Dr. Mac racked his brain for useful things your technology can do for you while you’re not going out much in Dr. Mac’s Rants & Raves Episode #376.
As of March 24 the Internet Archive suspended wait lists for its collection of books by creating a National Emergency Library.
This suspension will run through June 30, 2020, or the end of the US national emergency, whichever is later.
During the waitlist suspension, users will be able to borrow books from the National Emergency Library without joining a waitlist, ensuring that students will have access to assigned readings and library materials that the Internet Archive has digitized for the remainder of the US academic calendar, and that people who cannot physically access their local libraries because of closure or self-quarantine can continue to read and thrive during this time of crisis, keeping themselves and others safe.
Big Library Read is an online book club from OverDrive. It connects readers from around the world with one eBook at a time and offers a place to share your thoughts, comments, and questions of the book with other readers.
This round’s title is Funny, You Don’t Look Autistic, a memoir written by stand-up comedian Michael McCreary who shares his experiences of living on the spectrum and dealing with trying situations as someone who doesn’t “look” autistic.
I think it’s a great idea, and be sure to download the Libby app so you can borrow books from your local library.
On Sunday Apple customers may have noticed a notification from Apple Books. It offers free books and audiobooks for the whole family.
The Big Five book publishers had a plan to hurt consumers by imposing limitations on eBook licensing to libraries. One of them—Macmillan—is backing out.
There are times in life when differences should be put aside,” Macmillan CEO John Sargent wrote in a memo to librarians obtained by Publishers Weekly. “Effective on Friday (or whenever thereafter our wholesalers can effect the change), Macmillan will return to the library e-book pricing model that was in effect on Oct. 31, 2019. In addition, we will be lowering some ebook prices on a short term basis to help expand libraries collections in these difficult times. Stay safe.
You have literally no “differences” with libraries other than money. And implying that you’re doing this because of the coronavirus is, to put it politely, shady. Not to mention all the libraries boycotting Macmillan. No, this is entirely a gesture of good will because of “these difficult times.”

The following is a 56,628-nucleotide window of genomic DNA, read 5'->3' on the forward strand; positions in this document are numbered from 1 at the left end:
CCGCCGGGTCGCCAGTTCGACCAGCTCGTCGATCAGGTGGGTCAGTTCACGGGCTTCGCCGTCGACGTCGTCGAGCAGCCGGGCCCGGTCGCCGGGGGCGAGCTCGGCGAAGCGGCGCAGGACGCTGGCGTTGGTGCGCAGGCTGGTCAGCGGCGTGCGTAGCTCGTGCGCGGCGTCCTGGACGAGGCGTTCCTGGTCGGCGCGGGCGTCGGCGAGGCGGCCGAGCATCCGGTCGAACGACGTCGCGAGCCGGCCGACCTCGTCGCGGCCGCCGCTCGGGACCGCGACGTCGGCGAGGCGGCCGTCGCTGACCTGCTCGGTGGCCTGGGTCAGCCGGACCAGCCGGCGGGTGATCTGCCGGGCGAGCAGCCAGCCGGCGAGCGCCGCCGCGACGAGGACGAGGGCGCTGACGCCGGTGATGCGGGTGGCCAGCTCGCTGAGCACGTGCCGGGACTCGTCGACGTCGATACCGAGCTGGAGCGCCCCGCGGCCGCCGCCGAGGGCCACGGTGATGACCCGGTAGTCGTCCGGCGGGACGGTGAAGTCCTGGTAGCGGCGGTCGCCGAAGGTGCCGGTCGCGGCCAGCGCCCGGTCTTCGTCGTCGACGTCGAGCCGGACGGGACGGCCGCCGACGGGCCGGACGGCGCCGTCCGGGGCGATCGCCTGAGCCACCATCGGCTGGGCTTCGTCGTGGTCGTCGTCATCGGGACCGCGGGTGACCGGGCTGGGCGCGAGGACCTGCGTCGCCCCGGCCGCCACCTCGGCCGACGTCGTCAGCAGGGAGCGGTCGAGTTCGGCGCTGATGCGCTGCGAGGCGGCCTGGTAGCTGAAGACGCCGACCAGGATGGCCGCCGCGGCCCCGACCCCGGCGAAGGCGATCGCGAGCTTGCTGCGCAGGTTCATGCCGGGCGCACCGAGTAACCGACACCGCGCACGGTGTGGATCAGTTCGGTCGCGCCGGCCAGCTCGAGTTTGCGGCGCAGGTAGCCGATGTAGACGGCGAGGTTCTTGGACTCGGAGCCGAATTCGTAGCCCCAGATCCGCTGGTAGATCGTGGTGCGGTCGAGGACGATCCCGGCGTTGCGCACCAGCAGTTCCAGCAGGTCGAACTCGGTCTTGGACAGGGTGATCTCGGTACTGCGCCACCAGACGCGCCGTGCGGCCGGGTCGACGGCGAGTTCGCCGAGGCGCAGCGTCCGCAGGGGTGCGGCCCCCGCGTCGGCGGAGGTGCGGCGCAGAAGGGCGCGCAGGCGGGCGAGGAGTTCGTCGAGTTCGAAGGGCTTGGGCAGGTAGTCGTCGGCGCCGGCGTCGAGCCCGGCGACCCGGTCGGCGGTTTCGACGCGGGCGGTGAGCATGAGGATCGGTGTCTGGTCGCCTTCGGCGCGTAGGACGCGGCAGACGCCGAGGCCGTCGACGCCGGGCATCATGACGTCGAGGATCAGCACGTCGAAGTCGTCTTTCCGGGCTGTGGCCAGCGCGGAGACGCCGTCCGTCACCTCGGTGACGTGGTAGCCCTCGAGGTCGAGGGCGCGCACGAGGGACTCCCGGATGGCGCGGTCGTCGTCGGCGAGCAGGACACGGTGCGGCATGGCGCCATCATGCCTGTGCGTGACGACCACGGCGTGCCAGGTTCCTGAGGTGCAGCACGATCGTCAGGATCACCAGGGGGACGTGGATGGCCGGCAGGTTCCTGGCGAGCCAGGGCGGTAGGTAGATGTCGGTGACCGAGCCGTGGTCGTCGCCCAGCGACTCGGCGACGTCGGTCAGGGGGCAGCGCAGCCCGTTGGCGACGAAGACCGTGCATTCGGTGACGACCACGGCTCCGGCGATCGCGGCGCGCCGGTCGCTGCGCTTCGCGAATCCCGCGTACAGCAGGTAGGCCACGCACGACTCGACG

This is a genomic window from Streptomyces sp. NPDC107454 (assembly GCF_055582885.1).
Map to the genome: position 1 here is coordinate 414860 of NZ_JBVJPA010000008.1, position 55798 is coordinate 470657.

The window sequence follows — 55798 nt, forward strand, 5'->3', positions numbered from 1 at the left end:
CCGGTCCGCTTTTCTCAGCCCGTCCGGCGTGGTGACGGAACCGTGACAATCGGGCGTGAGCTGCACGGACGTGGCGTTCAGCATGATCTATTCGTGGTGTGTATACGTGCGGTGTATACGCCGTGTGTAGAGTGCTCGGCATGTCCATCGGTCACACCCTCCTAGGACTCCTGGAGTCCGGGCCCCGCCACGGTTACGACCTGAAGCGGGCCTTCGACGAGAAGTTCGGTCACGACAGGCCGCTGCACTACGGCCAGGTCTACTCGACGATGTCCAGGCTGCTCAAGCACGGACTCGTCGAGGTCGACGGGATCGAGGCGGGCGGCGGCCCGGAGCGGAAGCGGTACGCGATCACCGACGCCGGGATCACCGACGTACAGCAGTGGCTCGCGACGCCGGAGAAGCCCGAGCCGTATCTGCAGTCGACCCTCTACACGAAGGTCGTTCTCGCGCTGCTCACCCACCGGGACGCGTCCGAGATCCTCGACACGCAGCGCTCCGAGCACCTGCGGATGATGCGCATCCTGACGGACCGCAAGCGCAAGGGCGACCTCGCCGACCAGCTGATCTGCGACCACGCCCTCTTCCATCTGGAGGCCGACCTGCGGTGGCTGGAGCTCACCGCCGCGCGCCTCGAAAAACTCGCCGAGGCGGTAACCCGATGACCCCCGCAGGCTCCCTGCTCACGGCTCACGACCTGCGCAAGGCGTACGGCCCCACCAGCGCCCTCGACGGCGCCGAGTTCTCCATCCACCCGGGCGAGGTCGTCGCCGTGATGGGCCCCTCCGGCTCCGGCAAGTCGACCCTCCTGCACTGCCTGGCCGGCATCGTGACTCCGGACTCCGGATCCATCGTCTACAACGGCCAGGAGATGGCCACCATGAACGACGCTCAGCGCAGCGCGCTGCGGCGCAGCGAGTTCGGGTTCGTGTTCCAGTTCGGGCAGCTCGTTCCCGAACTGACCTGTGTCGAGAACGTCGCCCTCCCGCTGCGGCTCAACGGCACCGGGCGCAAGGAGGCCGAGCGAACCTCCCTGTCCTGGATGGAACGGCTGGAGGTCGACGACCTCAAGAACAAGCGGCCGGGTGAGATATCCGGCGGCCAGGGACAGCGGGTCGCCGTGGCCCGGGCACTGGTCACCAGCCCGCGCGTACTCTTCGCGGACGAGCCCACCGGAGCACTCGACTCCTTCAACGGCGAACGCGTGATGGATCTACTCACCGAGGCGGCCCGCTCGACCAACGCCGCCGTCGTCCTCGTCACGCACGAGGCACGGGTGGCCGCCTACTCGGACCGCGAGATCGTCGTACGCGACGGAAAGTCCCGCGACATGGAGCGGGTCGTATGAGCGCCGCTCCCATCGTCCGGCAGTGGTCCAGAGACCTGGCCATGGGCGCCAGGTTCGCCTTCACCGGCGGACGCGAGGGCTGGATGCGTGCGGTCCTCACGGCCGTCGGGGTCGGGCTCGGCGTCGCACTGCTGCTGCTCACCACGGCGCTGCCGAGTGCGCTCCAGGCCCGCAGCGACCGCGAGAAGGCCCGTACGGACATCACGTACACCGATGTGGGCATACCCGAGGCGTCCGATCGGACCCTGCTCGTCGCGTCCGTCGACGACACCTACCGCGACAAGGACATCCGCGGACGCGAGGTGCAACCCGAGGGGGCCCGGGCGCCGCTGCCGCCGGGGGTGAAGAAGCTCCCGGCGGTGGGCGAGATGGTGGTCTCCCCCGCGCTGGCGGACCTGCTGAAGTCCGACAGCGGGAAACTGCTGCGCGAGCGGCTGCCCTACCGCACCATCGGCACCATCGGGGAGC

What I was most interested to learn about We is that it’s considered the grandfather of dystopian fiction. It was written by Yevgeny Zamyatin around 1920-1921. This was way before the more well-known dystopian novels like Brave New World and 1984. You read books like 1984 and Animal Farm in high school, but I didn’t learn about We until I stumbled upon it on my own. It’s set in the future. In this society, there are no individuals, just numbers. The One State is a mass surveillance society in which everyone lives in glass apartments so they can be monitored. Our protagonist, number D-503, is an engineer writing a journal that he wants to be sent into space with the newly-built spaceship Integral. One day he meets a woman, I-330, and most of the story is his interactions with her. Apple Books: US$6.99
For several years now I’ve been using a wonderful service called BookBub. It sends you alerts when ebooks go on sale. You pick the genres you’re interested in and you’ll get an email or notification every day. Literally about five minutes ago I got an email from them about another service they have called Chirp. It gives you the same deals except for audiobooks.
To thank you for being a BookBub member, I want to invite you to be one of the first to access our new platform for audiobook deals, Chirp! Chirp offers audiobooks selected by the same BookBub editors you trust at up to 95% off.
I love listening to audiobooks on my daily commute, while cleaning up around the house, and even while exercising. With Chirp I can binge audiobooks and discover new authors without breaking the bank.